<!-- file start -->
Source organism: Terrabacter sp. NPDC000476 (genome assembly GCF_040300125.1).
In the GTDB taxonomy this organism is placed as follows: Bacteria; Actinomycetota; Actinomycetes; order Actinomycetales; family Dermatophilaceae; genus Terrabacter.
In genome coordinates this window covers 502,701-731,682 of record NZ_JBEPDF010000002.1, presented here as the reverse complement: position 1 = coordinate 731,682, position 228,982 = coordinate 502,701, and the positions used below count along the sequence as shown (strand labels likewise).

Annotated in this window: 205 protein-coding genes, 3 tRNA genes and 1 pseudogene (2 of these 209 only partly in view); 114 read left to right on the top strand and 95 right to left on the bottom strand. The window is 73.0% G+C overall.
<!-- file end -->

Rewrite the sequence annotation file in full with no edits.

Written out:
Source organism: Terrabacter sp. NPDC000476 (genome assembly GCF_040300125.1).
In the GTDB taxonomy this organism is placed as follows: Bacteria; Actinomycetota; Actinomycetes; order Actinomycetales; family Dermatophilaceae; genus Terrabacter.
In genome coordinates this window covers 502,701-731,682 of record NZ_JBEPDF010000002.1, presented here as the reverse complement: position 1 = coordinate 731,682, position 228,982 = coordinate 502,701, and the positions used below count along the sequence as shown (strand labels likewise).

Annotated in this window: 205 protein-coding genes, 3 tRNA genes and 1 pseudogene (2 of these 209 only partly in view); 114 read left to right on the top strand and 95 right to left on the bottom strand. The window is 73.0% G+C overall.